The Formosan subterranean termite was largely a non-issue within New Orleans until the early 1980s, and it was around this time when public schools in the city became infested with the extremely destructive pests. While homes and businesses all over the city were becoming infested with the alien pests, public schools in the city were found to contain the most extensive termite infestations that any pest controller in America had ever seen. In addition to the infestations, it was also found that dozens of schools had already sustained massive amounts of destruction. This destruction occurred rapidly, and it was clear that the typical termite control program in the city’s public schools was no longer working. In order to make all the schools safe to inhabit, officials planned to renovate and rebuild the heavily damaged and structurally outdated school buildings with termite-resistant construction materials. However, the degree of termite damage that the school buildings sustained was unprecedented, and the renovation costs were unaffordable. As you can imagine, this situation led to a city-wide crisis.
Back in 1997, the pest control manager for the New Orleans school system claimed that “dozens of schools were in danger of being lost” due to the damaging infestations. The seemingly sudden termite damage occurred due to several factors. For one thing, nearly all of the public schools in the city were constructed long before building codes demanded the inclusion of termite-resistant features. Many of the school buildings were constructed with lumber that made ground contact, allowing subterranean termites easy access to structural wood from their soil habitat. Thirsty Formosan termites were attracted to the moisture buildup and plumbing leaks that were found in every infested building. Previously installed termiticide barriers around the schools prevented native termite infestations, but not Formosans, as Formosans are able to establish nests in high places, like the top floor of a building and atop trees. For example, at Warren Easton High School Formosan subterranean termites were found eating the floor-joist on the building’s top floor. Repairing this damage cost taxpayers 250,000 dollars. In order to correct the situation, officials decided to make use of poison bait to stop the Formosan scourge, but the bait sites could not be installed until the buildings were renovated to meet modern anti-termite building codes, and until all high-moisture conditions were eliminated.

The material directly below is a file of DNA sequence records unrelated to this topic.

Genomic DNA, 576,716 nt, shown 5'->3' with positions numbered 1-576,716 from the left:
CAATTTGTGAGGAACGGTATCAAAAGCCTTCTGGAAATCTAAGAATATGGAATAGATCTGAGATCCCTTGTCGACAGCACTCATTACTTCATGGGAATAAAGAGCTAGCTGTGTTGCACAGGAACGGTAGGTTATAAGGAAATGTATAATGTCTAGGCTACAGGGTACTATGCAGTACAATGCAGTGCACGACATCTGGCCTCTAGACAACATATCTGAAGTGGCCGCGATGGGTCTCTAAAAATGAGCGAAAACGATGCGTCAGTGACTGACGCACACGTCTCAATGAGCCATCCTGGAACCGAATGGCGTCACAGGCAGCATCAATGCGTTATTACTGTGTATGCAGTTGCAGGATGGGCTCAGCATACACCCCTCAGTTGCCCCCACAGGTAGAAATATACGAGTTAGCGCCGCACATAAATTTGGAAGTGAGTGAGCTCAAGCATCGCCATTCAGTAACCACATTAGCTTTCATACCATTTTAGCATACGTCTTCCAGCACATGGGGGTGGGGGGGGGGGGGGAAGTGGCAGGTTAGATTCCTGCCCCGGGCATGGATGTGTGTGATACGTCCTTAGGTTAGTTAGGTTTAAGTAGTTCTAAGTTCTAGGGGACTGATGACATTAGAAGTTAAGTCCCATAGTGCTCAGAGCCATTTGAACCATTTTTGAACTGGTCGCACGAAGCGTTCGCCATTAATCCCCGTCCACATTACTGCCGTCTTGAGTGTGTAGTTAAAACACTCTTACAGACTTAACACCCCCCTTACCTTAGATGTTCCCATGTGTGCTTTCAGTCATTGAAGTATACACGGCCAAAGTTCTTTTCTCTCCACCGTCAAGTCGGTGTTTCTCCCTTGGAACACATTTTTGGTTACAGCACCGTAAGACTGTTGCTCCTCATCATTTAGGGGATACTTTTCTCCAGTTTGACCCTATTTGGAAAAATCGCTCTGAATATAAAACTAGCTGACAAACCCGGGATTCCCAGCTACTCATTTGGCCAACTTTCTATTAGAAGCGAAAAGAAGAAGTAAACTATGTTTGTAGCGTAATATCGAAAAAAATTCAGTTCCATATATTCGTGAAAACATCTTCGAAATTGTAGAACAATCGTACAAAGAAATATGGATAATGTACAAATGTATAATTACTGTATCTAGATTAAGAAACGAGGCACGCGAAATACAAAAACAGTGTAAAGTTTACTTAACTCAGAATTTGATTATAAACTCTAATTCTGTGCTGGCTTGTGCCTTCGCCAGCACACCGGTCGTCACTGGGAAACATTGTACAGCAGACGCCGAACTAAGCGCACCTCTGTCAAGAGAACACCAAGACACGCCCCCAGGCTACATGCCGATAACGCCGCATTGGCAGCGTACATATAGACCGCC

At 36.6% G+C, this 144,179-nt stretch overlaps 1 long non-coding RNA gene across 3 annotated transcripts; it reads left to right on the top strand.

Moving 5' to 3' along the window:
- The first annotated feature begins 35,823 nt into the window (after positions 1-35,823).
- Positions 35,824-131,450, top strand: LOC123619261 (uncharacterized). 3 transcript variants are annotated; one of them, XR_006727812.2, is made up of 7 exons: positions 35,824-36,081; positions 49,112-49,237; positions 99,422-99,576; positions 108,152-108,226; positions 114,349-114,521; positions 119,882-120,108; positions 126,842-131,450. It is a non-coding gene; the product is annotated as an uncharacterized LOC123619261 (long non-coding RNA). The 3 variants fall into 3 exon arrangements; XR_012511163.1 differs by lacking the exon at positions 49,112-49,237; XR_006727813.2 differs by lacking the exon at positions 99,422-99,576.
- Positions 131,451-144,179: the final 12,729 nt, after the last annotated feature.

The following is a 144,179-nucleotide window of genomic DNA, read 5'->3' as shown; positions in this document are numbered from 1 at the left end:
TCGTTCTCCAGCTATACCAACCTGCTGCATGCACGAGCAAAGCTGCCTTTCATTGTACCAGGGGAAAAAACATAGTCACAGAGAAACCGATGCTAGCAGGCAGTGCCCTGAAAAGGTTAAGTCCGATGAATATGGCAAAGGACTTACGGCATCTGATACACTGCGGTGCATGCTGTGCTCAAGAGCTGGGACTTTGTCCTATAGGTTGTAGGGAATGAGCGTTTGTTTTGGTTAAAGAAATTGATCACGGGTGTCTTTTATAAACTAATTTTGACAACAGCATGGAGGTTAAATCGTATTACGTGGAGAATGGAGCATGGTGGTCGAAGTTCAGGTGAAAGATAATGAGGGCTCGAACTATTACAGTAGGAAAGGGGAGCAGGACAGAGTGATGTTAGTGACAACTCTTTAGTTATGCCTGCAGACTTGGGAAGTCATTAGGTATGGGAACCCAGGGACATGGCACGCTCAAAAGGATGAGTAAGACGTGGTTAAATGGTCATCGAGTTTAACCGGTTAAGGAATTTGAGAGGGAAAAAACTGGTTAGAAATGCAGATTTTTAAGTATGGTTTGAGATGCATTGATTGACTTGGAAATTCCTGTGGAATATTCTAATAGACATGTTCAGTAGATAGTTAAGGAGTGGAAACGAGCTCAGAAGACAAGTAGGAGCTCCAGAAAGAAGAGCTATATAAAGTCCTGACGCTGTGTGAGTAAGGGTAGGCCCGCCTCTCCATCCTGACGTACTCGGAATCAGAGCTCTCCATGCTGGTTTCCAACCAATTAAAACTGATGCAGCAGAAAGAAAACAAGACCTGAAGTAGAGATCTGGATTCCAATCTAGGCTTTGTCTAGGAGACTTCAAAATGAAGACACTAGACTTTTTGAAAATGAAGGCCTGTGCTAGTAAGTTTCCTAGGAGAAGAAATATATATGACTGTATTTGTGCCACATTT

Have you ever suspected a building that you were in was infested with termites?Tags: Termite Control, Termite Inspection, Termites